Location: Conference Room 5, United Nations HQ, New York
Date: 24 June 2014
Written By WIT representative: Harrison Chung
Edited by WIT representative: Sophia Griffiths-Mark 

 

A new generation of Analytical Tools for Preparedness and Resilience

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This morning, a panel discussion on analytical tools for humanitarian decision-making was held at the United Nations. Ms. Hooijer opened the discussion by stressing the fundamental need of analytical tools to assist policy makers in visualising multi-layer crises and making informed evidence-based decisions.

Mr. Williams took the floor and introduced InfoRM (The Index for Risk Management), the first global, objective and transparent tool for understanding the risk of humanitarian crises. He pointed out the birth of InfoRM provided the capacity to build people’s resilience through prioritisation, risk profiling and trend analysis that allowed different actors to be well prepared and make better responses. Mr. Williams commented InfoRM was an adaptive tool due to its global coverage, transparent data and flexible methodology and had been widely adopted by FAO, OCHA, ECOSOC, UNICEF, World Food Programme etc. Mr. Williams hoped for a broader adoption of this tool so that resources can be aligned.

Ms. Scott presented a roadmap that can help build resilience after risk assessment. Ms. Scott stressed that resilience can only be brought about when it is integrated in all parts of the system. Ms. Scott pointed out current humanitarian focus was simply on adaptive capacity, as systems become less exposed to shock. She saw the urgency for transformation mainly in the individual/household level and also national level to make a total system change where the shock will no longer be an impact. Ms. Scott emphasised that social capital and role of host family were most critical in resilience building.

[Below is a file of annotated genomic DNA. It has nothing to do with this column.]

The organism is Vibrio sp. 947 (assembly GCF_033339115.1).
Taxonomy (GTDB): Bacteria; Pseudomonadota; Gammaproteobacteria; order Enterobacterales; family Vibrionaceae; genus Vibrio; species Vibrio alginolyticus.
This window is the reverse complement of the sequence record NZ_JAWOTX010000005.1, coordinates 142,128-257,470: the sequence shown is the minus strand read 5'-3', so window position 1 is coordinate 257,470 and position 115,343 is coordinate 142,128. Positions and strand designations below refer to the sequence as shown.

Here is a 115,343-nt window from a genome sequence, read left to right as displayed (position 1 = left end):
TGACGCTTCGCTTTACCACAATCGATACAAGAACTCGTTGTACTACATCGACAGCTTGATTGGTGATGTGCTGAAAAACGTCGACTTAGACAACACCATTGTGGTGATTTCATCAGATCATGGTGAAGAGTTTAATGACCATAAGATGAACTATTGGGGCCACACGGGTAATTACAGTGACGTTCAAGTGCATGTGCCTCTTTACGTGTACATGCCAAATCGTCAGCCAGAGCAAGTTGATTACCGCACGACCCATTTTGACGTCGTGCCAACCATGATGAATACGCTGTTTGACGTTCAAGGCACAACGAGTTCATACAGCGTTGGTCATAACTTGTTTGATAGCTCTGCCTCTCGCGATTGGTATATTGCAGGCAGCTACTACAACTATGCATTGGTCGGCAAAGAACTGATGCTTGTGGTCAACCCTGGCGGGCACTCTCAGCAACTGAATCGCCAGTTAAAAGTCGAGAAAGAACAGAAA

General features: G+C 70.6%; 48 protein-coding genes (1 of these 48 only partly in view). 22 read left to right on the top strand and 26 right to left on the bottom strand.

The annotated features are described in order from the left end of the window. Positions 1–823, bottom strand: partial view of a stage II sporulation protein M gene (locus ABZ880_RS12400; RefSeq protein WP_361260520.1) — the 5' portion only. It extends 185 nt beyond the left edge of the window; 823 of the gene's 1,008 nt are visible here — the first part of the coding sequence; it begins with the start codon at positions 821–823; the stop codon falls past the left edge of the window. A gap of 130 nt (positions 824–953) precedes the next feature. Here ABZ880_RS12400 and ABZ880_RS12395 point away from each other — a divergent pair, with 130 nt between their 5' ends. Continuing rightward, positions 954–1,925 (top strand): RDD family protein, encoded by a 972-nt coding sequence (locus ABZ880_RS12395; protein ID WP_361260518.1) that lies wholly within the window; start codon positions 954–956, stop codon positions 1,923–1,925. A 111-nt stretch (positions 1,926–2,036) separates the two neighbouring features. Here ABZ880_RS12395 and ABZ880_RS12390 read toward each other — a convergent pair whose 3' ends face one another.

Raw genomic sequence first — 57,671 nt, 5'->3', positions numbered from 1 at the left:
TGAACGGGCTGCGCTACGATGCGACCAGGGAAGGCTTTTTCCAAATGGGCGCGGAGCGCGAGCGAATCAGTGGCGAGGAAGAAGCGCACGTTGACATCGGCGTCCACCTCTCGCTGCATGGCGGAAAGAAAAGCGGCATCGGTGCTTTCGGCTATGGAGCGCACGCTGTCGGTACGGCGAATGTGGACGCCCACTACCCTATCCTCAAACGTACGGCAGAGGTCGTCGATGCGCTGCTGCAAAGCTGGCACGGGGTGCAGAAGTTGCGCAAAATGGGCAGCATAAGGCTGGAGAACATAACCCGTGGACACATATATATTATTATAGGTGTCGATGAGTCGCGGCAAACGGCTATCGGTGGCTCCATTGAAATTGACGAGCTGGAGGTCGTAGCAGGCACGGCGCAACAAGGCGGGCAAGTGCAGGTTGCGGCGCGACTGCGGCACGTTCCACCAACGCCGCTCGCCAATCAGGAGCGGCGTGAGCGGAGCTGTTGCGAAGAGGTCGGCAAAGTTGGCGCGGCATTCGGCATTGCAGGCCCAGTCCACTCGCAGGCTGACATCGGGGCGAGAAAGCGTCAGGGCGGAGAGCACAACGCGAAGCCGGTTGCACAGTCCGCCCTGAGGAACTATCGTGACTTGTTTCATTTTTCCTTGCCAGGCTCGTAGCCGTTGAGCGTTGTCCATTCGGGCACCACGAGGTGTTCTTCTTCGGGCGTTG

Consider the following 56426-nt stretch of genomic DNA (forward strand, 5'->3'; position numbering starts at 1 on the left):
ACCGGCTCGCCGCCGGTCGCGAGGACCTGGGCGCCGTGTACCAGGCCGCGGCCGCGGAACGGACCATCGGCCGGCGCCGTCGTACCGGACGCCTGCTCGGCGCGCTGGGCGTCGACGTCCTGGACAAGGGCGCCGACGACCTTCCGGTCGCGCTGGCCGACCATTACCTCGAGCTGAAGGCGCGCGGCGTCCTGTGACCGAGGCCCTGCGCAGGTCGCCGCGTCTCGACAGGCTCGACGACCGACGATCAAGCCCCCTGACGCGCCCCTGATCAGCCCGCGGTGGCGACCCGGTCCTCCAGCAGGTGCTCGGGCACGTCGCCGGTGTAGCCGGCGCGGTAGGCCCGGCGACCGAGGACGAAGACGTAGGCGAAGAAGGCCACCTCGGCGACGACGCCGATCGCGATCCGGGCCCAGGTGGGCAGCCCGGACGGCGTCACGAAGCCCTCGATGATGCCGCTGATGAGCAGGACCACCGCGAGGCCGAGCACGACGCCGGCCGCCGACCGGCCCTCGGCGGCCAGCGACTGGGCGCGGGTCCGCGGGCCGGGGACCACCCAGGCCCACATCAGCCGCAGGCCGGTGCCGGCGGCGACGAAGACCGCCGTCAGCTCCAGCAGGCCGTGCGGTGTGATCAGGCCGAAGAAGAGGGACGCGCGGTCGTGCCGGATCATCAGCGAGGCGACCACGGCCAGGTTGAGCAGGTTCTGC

Ms. Ribeiro, on behalf of Brazil, was in favour of analytic tools in helping the country to get informed, prepared and making sure money was well spent in a sustainable and preventive manner. Ms. Ribeiro highlighted the success story of the adoption of cash transfer programme and local purchases of food as resilience-building instruments to alleviate extreme poverty, reduce risk and promote resilience.

Meeting: A new generation of analytical tools for preparedness and resilience
Speakers: Ms. Florika Fink-Hooijer, Director for Strategy, Policy and International Cooperation, ECHO; Mr. Craig Williams, Chief of the Field Information Services Section (FISS), OCHA; Ms. Rachel Scott, Senior Humanitarian Advisor, OECD; Ms. Adriana Telles Ribeiro, Secretary of the Permanent Mission of Brazil to the United Nations